What is the value of an orchestra?
A typical perception of an orchestra is validated by research, which indicates that sixty percent of adults express at least some interest in classical music, and nearly one-third of adults fit classical music into their lives regularly, in their autos and at home, but fewer than five percent are regular patrons of their local orchestras.
Many might think that if a community can simply say it has an orchestra, that’s enough.
This way of thinking suggests that an orchestra’s value lies in bragging rights, wherein community leaders proudly point to their orchestra’s existence as an enticement to bring new businesses and residents into their communities. While it is certainly legitimate for a community to be proud of its orchestra, what purpose beyond community pride and a sense of exclusivity does an orchestra truly contribute?
In order for an orchestra to be relevant it must be willing to connect to and serve the community, to be inclusive not exclusive. One way for an orchestra to exclude wide cross sections of a community is to only serve up music that is appreciated by a small portion of its population. Another way to be exclusive is to charge prices that exclude many people from being able to afford to attend. While orchestras most deservedly have a right to charge admission, they should also be out to connect to the entire community instead of only those who can afford the price of admission.
An inclusive orchestra finds ways to empower every member of the community with an affordable or free opportunity to hear live orchestral music. This can be done through free concerts, school programs, and diverse venues using the full orchestra, small ensembles and offering its musicians as music instructors and teachers.
The community’s responsibility, however, becomes clear: They must financially and emotionally support the orchestra, its musicians, its programs and initiatives, and its growth, allowing the orchestra to expand its inclusiveness and its ability to connect.
Musically, the relevance of orchestral music is not only found in the music of the past but in current music. The majority of symphonic music being produced today, for example, is found in the highly popular music scores of the film industry. The popularity of film music underscores the ability of orchestral music to connect to a wide cross section of people in spite of often large social, economic, gender and age differences. Well rounded orchestral programs serve their audiences by presenting music from a diverse background. An orchestra that is connecting with its community is reaching out through the music it performs, instead of excluding people because of the music it performs.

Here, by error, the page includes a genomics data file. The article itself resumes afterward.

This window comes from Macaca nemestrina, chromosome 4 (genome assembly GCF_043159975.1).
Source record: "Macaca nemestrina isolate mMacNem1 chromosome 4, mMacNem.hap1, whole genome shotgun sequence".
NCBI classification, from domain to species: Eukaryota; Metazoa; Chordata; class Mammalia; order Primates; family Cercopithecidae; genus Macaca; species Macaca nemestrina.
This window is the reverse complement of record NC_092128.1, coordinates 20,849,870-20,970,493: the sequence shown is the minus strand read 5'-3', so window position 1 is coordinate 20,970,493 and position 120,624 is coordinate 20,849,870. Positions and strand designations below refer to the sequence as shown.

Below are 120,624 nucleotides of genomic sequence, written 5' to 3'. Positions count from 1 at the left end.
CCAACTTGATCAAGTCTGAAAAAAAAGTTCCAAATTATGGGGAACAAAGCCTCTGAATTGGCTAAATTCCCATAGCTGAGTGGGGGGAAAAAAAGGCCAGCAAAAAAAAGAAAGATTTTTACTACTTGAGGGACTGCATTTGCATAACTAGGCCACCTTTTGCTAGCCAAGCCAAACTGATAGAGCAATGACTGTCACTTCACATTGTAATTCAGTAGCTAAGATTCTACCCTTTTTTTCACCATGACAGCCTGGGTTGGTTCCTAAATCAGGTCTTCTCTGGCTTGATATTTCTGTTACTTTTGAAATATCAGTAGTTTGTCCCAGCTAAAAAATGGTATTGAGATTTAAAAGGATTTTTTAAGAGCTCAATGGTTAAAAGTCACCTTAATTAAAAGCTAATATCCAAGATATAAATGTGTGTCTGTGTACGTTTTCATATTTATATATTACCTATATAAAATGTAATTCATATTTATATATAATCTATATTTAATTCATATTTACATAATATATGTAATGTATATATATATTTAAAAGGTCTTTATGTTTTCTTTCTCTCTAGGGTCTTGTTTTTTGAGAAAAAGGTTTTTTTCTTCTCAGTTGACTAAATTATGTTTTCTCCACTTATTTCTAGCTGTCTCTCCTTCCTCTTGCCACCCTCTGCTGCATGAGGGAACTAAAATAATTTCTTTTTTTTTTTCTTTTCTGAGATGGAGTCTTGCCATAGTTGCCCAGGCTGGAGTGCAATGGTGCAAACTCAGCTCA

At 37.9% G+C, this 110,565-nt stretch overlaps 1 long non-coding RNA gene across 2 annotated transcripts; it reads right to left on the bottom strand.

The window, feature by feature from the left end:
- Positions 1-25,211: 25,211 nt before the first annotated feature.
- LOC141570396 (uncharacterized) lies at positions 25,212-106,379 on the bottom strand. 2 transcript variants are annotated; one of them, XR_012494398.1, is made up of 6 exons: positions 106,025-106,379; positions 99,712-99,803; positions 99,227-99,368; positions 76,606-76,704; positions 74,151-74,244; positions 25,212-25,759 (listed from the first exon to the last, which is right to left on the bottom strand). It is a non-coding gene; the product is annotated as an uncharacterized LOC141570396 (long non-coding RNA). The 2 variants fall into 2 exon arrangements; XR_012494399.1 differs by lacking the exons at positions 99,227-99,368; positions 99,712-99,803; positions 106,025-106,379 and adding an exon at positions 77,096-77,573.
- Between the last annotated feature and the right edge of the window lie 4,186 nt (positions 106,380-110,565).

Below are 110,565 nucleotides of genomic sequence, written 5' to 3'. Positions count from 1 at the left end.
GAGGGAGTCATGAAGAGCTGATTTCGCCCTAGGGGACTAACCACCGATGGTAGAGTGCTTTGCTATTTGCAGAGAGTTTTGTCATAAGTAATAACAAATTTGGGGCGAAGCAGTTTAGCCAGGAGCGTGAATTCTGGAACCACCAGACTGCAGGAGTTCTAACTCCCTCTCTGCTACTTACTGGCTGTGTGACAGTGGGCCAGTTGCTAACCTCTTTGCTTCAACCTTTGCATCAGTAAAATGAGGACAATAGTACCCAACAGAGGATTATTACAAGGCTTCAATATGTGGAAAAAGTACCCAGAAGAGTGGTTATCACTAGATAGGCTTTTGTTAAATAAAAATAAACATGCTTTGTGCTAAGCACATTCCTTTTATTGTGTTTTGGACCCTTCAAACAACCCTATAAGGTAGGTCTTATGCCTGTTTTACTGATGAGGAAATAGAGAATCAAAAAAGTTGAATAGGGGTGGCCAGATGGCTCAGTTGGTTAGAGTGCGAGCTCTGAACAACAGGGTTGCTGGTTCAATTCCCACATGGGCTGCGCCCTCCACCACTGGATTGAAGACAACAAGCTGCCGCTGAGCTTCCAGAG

The Rocky Mountain Symphony Orchestra is unique in that a smaller communities the size of Airdrie, Cochrane, Strathmore, Okotoks, etc, typically do not have their own orchestra. Without an orchestra, children are raised lacking many of the advantageous music education opportunities that other children receive in more far-sighted school districts. Even with an orchestra there’s no guarantee, however, as evidenced by the lack of a strings program in the all the Rural School Districts.
Without its own orchestra, live orchestral music is only heard by residents willing to travel to larger centres. With a local orchestra a community can reap the benefits of an expanding awareness of the diversity of music, and benefit from an orchestra’s unique ability to positively influence creativity of thought, behaviour, emotions, education and events.
The orchestra’s responsibility to its community should be multi-dimensional, not limited to only serving up music. An orchestra leads by demonstrating value and giving. Highly unique in its approach to volunteerism, orchestras set the standard for volunteering, with women leading the way. According to the Symphony Orchestra Institute there is no organization that has such such an overwhelmingly high degree of women-led community service as the orchestra.
Musicians are unique in the degree of their training. Where most people don’t begin qualifying themselves for their job or life’s work until they are out of high school or even college, musicians almost always start at a far earlier age. Musicians practice when they are beginners, and still practice after 50 years of experience, forever dedicated to bringing their best efforts to their audiences.
Orchestral music is a powerful art form that has the ability to bring about positive change and spiritual renewal. It sets the standard for volunteerism, and provides opportunities for in-depth music education and training. With its unique ability to bridge the gap in a community, an orchestra can be a strong catalyst for community improvement.
Supported by its community and essential to its health, an orchestra becomes a jewel of musical expression to enjoy and experience for generations. An orchestra gives meaning to our lives, and in the ears, minds and hearts of most people, that’s valuable.
Above all, please attend the concerts in your area. The musicians give so much of themselves to prepare and share these concerts - support by your attendance is a way to give and receive.
Want to get involved? The RMSO is always in need of volunteers in front-of-house and behind-the-scenes roles.
Don’t have the time to volunteer? Consider a one-time or recurring financial gift to sustain Orchestra operations. With giving levels as low as $10/month, you can help make a difference in the community and the education of young people.
Have a business? Sponsor a concert or support the orchestra with an ad in the programme.
Above all, be proud of your orchestra. Tell others about it, and celebrate the success and mission of the orchestra. Attend for enjoyment/relaxation, or for mental/spiritual stimulation.
See you concert day!